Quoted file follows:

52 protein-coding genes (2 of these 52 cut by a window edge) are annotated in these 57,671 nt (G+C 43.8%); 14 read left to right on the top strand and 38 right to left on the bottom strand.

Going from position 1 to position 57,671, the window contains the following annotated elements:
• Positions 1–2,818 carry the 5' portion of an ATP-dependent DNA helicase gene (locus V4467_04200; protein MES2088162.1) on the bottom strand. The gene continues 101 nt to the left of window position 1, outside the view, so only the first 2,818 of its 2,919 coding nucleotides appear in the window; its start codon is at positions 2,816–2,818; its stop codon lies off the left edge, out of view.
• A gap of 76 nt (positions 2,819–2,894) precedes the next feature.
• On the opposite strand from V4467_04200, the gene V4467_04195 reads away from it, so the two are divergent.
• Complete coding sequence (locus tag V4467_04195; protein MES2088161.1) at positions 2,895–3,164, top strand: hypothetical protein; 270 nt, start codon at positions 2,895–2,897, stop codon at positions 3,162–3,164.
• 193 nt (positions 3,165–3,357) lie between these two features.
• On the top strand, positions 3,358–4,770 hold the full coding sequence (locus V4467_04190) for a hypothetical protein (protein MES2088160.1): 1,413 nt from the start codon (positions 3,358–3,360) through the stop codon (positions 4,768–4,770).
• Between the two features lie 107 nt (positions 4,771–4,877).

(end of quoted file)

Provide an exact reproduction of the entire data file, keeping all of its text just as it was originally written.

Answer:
52 protein-coding genes (2 of these 52 cut by a window edge) are annotated in these 57,671 nt (G+C 43.8%); 14 read left to right on the top strand and 38 right to left on the bottom strand.

Going from position 1 to position 57,671, the window contains the following annotated elements:
• Positions 1–2,818 carry the 5' portion of an ATP-dependent DNA helicase gene (locus V4467_04200; protein MES2088162.1) on the bottom strand. The gene continues 101 nt to the left of window position 1, outside the view, so only the first 2,818 of its 2,919 coding nucleotides appear in the window; its start codon is at positions 2,816–2,818; its stop codon lies off the left edge, out of view.
• A gap of 76 nt (positions 2,819–2,894) precedes the next feature.
• On the opposite strand from V4467_04200, the gene V4467_04195 reads away from it, so the two are divergent.
• Complete coding sequence (locus tag V4467_04195; protein MES2088161.1) at positions 2,895–3,164, top strand: hypothetical protein; 270 nt, start codon at positions 2,895–2,897, stop codon at positions 3,162–3,164.
• 193 nt (positions 3,165–3,357) lie between these two features.
• On the top strand, positions 3,358–4,770 hold the full coding sequence (locus V4467_04190) for a hypothetical protein (protein MES2088160.1): 1,413 nt from the start codon (positions 3,358–3,360) through the stop codon (positions 4,768–4,770).
• Between the two features lie 107 nt (positions 4,771–4,877).